Legal fees may also go higher if a client needs a lot of patent prosecution during the application's patent-pending phase. Prosecution costs can become higher as inventions get more complex. Inventors can expect to spend the following on prosecution costs:
- $2,500 to $4,000 and above for a basic mechanical invention
- $3,000 to $7,000 and above for a complex mechanical invention
- $2,500 to $7,000 for a basic electrical or software invention
- $3,500 to $7,500 for a complex electrical or software invention
Many patents get rejected after they're filed. Inventors can appeal their cases to reverse the USPTO's decision, but appeals cost more money. Filing a written response usually costs between $2,000 and $5,000. Inventors may speak to patent examiners in person, but a face-to-face meeting also costs several thousands of dollars.
Inventors must also pay maintenance fees every few years to keep their provisional patent valid.
Inventors who change their patents must also pay amendment fees. With new legal fees, amendments usually cost between $2,200 and $3,500.
Inventors may also face other fees during their patents' prosecution and 20-year terms, including:
- Extension-of-time fees
- Post-issuance fees
- Financial service (administrative) fees
- Trademark processing fees
Example of Costs for a Patent
With so many costs, you might not understand how much a patent might cost for a company. Imagine an inventor with a small startup firm wants to patent a unique alarm clock. This inventor might expect the following costs:
- Patent search with a lawyer's opinion: $2,000
- Creating and filing a provisional patent application: $2,500
- Filing the utility patent with the USPTO: $130 (cost for small entity)
- Non-provisional patent application based off provisional filing: $10,500
- Filing fee to the USPTO for non-provisional patent application: $800 (cost for small entity)
- Professional illustrations for non-provisional patent application: $400
- Total cost: $16,330
The inventor here could have saved $130 by skipping the provisional patent application, but the person wanted the 12-month period for more market research to refine the design.
What is a PCT patent application?
A PCT patent application is a Patent Cooperation Treaty patent application. The Patent Cooperation Treaty is the international treaty that defines the patent rights granted between the contracting states. Presently, with few exceptions, nearly all industrialized nations are signatories to the PCT. The PCT patent application is a single application filed at one of the international receiving offices (of which the USPTO is one) that grants the applicant the right to file future national patent applications in any of the contracting states. It is commonly referred to as an international patent application.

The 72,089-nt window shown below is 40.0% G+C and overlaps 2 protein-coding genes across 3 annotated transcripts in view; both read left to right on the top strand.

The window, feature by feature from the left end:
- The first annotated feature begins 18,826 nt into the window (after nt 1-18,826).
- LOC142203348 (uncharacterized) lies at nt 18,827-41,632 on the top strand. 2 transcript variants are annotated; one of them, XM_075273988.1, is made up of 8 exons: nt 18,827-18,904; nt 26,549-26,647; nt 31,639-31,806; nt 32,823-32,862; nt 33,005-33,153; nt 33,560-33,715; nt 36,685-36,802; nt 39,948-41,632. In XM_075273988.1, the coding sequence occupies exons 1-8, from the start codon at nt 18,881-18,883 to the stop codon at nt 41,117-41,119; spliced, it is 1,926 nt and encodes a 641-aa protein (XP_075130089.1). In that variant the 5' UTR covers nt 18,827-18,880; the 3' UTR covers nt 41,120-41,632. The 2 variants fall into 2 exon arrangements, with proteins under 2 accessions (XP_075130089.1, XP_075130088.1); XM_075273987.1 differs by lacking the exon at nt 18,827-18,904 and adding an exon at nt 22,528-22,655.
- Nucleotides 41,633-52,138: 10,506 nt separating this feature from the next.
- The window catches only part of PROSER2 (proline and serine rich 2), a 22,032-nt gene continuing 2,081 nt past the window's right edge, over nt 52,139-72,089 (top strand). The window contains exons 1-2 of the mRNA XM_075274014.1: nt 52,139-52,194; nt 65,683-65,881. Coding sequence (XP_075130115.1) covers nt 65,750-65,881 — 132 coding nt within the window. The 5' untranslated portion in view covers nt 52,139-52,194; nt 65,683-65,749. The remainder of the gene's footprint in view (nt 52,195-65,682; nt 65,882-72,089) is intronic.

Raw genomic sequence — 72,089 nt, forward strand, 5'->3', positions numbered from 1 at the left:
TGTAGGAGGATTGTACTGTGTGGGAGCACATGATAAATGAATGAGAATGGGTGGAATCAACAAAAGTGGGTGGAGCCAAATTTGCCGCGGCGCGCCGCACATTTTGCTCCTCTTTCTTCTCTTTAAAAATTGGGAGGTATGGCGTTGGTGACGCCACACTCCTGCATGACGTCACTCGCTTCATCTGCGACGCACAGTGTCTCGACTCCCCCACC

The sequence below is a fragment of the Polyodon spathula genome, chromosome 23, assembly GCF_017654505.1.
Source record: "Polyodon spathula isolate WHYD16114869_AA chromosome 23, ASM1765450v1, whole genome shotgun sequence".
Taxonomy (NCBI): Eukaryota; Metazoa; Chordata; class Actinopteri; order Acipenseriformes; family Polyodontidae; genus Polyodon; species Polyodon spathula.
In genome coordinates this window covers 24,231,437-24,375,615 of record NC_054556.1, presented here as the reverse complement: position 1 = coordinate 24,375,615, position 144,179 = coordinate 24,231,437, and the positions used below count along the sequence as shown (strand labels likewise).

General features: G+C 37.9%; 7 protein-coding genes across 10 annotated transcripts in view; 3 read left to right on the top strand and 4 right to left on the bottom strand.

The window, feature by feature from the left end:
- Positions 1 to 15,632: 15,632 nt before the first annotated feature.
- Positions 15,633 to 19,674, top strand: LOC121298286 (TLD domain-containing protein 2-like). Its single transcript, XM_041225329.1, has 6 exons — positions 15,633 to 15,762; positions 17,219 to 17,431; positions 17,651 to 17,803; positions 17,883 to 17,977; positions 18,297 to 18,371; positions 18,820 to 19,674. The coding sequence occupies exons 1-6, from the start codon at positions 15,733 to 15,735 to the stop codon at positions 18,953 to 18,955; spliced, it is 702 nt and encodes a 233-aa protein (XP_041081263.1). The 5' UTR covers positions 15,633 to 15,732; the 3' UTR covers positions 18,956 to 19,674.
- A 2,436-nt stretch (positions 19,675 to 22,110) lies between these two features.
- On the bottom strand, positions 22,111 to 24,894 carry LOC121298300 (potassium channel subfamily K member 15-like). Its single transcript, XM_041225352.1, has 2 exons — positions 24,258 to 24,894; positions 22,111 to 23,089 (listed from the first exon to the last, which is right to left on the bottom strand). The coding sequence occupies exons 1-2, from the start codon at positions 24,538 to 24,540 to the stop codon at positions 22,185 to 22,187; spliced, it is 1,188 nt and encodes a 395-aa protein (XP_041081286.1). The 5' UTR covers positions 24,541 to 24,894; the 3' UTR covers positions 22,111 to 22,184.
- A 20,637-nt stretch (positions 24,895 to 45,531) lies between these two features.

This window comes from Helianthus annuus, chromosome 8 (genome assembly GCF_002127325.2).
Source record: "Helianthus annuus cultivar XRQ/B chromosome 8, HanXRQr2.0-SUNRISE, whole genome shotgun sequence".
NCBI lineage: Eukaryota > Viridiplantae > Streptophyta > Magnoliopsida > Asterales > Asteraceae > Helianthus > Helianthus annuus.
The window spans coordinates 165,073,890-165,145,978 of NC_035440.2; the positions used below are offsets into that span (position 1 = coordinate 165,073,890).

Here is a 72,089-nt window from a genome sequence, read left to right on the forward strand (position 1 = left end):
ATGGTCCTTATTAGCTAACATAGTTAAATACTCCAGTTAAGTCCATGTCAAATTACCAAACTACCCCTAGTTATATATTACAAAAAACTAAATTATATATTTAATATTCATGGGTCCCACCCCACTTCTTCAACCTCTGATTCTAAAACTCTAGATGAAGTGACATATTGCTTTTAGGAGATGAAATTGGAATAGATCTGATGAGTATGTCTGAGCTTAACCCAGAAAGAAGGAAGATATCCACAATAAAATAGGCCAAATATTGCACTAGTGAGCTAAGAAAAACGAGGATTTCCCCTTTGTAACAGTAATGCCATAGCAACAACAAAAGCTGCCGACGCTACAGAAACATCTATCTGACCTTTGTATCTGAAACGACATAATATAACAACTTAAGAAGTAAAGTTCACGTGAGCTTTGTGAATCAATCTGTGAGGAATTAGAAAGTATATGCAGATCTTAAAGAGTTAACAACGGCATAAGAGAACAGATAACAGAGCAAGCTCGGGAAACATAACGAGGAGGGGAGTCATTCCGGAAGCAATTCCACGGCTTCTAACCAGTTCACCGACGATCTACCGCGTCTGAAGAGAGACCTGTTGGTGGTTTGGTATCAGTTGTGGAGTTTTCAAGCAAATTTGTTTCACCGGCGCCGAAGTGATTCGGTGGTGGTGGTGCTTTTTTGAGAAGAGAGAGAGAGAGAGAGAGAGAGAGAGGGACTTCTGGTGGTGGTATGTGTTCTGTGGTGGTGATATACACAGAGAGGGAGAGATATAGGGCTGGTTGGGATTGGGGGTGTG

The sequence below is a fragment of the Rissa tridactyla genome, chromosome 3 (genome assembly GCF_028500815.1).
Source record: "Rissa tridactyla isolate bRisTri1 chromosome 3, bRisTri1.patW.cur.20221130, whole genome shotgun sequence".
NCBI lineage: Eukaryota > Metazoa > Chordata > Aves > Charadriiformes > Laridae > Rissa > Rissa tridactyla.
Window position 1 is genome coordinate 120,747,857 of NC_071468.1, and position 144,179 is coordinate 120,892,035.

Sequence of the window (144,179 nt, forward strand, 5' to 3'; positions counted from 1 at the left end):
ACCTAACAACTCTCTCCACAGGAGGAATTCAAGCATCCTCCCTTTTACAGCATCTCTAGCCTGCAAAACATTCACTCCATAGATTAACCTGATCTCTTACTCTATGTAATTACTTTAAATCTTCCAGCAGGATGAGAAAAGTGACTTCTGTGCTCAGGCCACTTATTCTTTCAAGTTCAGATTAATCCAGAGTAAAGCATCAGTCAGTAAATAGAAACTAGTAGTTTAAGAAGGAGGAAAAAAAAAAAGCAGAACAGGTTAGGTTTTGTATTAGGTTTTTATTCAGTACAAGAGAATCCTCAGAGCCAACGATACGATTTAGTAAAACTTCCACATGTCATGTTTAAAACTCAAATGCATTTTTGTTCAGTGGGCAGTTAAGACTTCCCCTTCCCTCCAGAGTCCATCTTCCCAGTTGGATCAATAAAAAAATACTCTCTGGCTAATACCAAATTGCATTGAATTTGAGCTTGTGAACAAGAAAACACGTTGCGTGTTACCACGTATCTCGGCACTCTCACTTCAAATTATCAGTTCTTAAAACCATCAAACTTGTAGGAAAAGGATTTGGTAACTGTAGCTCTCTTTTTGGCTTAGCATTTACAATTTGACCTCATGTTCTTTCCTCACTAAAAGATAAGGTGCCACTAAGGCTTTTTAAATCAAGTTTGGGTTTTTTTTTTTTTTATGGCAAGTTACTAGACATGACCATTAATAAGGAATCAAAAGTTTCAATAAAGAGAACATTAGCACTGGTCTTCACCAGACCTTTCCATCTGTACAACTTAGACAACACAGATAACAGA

A PCT patent application is similar to a provisional patent application in that it secures a priority date from which additional applications may be filed, but does not itself mature into a patent. At its most basic, a PCT patent application functions as a placeholder in time allowing you to postpone the expense of filing individual national patent applications in each of the countries for which you want to pursue protection. By filing a PCT patent application you incur a single initial filing fee (currently approximately three thousand dollars), but postpone all of the additional expenses of the national patent process for approximately 30 months from the application’s priority date. This gives the patentee time to assess the value of the invention and analyze the potential markets throughout the world before making more significant investments in international patent protection.
Multinational corporations rarely have difficulty in determining whether or not to file a PCT patent application. If the product(s) covered by the patent will be sold and used in international markets, then international protection will likely be pursued. Conversely, local businesses that do not have an international presence don’t have international market share to protect and will likely not pursue protection. The difficult decisions often fall on the start-up, the entrepreneur and the expanding businesses. For them, international protection may be of little value today, but it may be exceptionally valuable down the road. For example, an entrepreneur looking to license or sell his invention may limit his market of buyers if the invention cannot be protected outside of the US. Similarly, the start-up or the expanding business may lose out on an opportunity to capitalize on their innovation in new markets if they do not secure their rights.
There are times in which filing a PCT patent application may add an unwanted layer of expense and delay in your overall patent strategy, but for many situations filing a PCT patent application is a great opportunity to secure your rights internationally while postponing significant monetary investment. I can help you determine your best course of action and help you analyze the costs and benefits of filing a PCT patent application for your invention.